FTC Steps in on Citizen Journalism, Internet, and Impacts on the News Industry
August 22, 2009 Leave a comment
A couple months ago we explored citizen journalism and how that is changing the way we access news. From an industry that is largely dependent on advertising revenues to subsidize professional journalists and delivery of news and information, to a communication platform that that allows anybody with a keyboard and Internet connection to post their interpretation of events to a global audience, the news world has changed.
Traditional News and Information Sources
- News papers
- Broadcast news
- Cable Television
New Media News and Information Sources
- Online websites for traditional media outlets
The second category of news and information sources are mostly free from the cost of subscription, other than Internet access charges. In addition, Internet-enabled news sources are available by merely logging into the internet and the news source website. From anywhere that is not restricted from accessing news via the Internet, or that controls access to the Internet. About 1% of the global wired population.
The result of citizen journalism and Internet-enabled traditional sources is mainly in advertising revenue losses by traditional news publications. Subscription fees have never been the prime source of revenue for traditional printed media, it has always been the revenues produced from advertising.
As the world continues to move their primary access to news sources from broadcast television and printed news media to cable TV and the Internet, those advertising sources are quickly drying up.
The Federal Trade Commission/FTC Tries to Help
On August 17th the FTC announced in December it will begin a series of workshops entitled “From Town Criers to Bloggers: How Will Journalism Survive the Internet Age?” The purpose of the workshops is to:
“bring competition, consumer protection, and First Amendment perspectives to bear on the financial, technological, and other challenges facing the news industry as consumers increasingly turn to the Internet for free news and information, advertisers increasingly move their ads onto online sites and reduce advertising buys as a result of the recession, and news organizations struggle with large debt that was taken on when times were better.”
The FTC does acknowledge the shift from print to Internet, and simply wants to ensure that traditional media companies understand the realities of the shift to new media formats. The FTC also wants to ensure at the same time copyrights are protected, and fair business practices are maintained while media companies either deal with new media, or make the decision to drop out of their businesses.
Reality Hurts, But there are Realities to Consider
Several Realities to List
- Anybody with a keyboard and a free website can post “news”
- The Internet is ubiquitous (available just about everywhere, to everybody)
- Censorship and control of information is almost impossible
- Citizens do not need editorial guidance or management to post stories, blogs, photos, or anything else
- Citizens can provide a snapshot in time, but rarely have the contacts, experience, or time to do an exhaustive check on stories or facts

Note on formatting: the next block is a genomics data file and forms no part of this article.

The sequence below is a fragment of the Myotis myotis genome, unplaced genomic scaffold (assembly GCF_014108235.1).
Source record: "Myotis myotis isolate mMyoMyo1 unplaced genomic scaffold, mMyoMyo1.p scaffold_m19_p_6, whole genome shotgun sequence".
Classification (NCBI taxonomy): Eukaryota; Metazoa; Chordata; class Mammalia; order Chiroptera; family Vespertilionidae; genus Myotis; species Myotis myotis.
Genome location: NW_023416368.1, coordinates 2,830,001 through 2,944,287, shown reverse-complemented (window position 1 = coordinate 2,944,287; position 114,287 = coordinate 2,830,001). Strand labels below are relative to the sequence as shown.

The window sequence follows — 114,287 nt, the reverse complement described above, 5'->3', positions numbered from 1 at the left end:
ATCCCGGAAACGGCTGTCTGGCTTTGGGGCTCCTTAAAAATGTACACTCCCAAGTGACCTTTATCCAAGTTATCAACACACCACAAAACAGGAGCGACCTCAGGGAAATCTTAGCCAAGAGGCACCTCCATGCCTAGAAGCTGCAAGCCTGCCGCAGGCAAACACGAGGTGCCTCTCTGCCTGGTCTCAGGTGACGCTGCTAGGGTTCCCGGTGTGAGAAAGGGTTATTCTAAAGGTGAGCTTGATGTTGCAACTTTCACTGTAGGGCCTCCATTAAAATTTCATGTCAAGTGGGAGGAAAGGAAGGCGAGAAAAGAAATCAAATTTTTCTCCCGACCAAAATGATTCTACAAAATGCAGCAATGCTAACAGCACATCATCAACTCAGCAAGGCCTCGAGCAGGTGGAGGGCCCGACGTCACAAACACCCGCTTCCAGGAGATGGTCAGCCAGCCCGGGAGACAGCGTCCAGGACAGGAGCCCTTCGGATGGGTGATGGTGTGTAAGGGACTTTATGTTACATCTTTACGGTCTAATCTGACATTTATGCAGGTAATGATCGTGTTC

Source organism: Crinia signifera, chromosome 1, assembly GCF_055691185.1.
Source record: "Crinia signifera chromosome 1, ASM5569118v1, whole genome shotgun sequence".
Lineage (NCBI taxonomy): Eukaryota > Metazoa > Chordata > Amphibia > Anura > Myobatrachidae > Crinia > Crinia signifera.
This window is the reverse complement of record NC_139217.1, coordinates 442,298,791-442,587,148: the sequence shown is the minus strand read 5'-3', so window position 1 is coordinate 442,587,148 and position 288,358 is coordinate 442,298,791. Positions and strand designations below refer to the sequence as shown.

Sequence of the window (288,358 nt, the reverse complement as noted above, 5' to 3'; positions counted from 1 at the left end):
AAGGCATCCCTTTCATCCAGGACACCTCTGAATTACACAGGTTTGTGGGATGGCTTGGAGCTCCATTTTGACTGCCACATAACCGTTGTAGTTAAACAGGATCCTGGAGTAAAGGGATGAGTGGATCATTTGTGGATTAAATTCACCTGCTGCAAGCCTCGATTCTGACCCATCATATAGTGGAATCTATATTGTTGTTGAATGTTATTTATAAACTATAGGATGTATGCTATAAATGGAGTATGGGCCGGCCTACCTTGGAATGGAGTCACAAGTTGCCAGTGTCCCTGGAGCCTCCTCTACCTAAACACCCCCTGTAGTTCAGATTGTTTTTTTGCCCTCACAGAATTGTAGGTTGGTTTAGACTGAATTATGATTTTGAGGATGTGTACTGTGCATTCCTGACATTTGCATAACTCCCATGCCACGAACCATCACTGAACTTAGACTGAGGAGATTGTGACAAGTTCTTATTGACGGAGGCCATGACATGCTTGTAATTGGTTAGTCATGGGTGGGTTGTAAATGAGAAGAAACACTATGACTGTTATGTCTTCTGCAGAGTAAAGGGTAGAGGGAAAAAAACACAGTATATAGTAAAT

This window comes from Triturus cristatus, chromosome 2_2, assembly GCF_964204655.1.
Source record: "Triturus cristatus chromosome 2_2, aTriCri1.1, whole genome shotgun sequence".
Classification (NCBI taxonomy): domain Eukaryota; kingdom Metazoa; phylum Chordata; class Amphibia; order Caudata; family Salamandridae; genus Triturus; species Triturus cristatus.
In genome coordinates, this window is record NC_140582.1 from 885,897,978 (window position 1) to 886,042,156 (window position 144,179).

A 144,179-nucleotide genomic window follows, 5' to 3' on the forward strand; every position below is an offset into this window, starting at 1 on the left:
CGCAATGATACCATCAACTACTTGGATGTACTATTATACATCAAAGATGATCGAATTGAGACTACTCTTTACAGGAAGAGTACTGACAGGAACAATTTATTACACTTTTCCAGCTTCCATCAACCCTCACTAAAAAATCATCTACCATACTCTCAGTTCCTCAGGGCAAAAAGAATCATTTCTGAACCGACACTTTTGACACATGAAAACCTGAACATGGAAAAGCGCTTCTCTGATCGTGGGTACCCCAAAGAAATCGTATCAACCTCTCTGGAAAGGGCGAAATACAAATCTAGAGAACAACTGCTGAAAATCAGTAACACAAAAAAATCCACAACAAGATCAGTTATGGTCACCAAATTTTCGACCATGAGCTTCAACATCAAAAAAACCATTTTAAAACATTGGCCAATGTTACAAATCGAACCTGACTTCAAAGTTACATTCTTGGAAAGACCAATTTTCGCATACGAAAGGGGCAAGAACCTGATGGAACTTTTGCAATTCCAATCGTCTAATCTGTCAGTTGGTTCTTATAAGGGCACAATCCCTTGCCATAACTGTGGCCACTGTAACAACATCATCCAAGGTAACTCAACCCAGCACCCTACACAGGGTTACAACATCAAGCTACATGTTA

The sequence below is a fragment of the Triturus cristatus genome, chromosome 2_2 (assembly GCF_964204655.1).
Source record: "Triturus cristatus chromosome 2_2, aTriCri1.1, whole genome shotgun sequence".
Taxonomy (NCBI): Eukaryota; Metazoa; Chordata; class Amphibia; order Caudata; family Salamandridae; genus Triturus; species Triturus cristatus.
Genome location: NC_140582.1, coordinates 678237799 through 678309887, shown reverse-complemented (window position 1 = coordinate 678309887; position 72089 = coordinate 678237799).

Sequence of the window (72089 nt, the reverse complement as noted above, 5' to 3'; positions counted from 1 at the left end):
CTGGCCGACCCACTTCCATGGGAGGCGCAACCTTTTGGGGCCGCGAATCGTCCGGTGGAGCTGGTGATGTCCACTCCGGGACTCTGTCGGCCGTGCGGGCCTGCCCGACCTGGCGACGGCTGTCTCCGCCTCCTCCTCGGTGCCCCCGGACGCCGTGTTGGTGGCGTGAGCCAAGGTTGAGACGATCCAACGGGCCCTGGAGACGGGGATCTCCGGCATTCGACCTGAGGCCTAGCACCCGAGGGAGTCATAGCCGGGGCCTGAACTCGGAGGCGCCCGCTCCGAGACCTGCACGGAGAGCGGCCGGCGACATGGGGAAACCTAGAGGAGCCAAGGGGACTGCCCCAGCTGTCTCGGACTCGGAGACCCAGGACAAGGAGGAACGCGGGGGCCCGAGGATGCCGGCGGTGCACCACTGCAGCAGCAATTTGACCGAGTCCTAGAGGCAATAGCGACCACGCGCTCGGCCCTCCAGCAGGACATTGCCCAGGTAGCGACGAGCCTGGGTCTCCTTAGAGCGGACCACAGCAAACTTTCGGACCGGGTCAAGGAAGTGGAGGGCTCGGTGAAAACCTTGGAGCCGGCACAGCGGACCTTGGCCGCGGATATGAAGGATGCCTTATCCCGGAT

- People still want to read the LA Times or Huffington Post, even if it is only online access (and they want to read from anyplace in the world)
- Microblogging (Twitter) supports immediate notification of events to a nearly unlimited number of recipients via email, web access, SMS Messaging, or even voice notification
Blogs do have their place. Without blogs, email, and immediate posting of real time events, we may have never learned what really happened during the recent Iran elections. We might never know what happens when an event occurs in China, a fire is approaching Santa Barbara, a storm swell is threatening Miami Beach – or any other kind of news important to those who may be impacted or are interested in the topic.
Back to the Topic
In most cases we try to offer a recommendation on what to do when identifying a problem. A good editorial goes further than simply presenting a story or fact (like a good journalist may do!). In this case I have to admit I do now have the answers or a recommendation. I don’t know how to advise a newspaper on the verge of collapse how to deal with people like myself who are happy to offer editorials, news, and reviews of events or complex topics.
In a previous article we quoted David Simon, former reporter for the Baltimore Sun and producer of HBO’s series “The Wire,” as stating “if you do not charge for a product, the product has no value.” If this is true, then the news industry needs to sit back and fully study and understand the dynamics of the Internet, citizen journalism, blogging, and global ubiquitous access to new via the Internet, and then come up with a plan to help it survive through to the next century.
Throughout history we have gone from story tellers traveling and telling their rendition of events in faraway places, to cave inscriptions telling a story of events, to town criers, to newspapers, to television, and now the Internet. Change happens, and change in the media industry is good for the consumers of their news product. And change requires us to find new ways of funding and compensation for the producers and carriers of news.
Time for a trip to the white board
John Savageau, Long Beach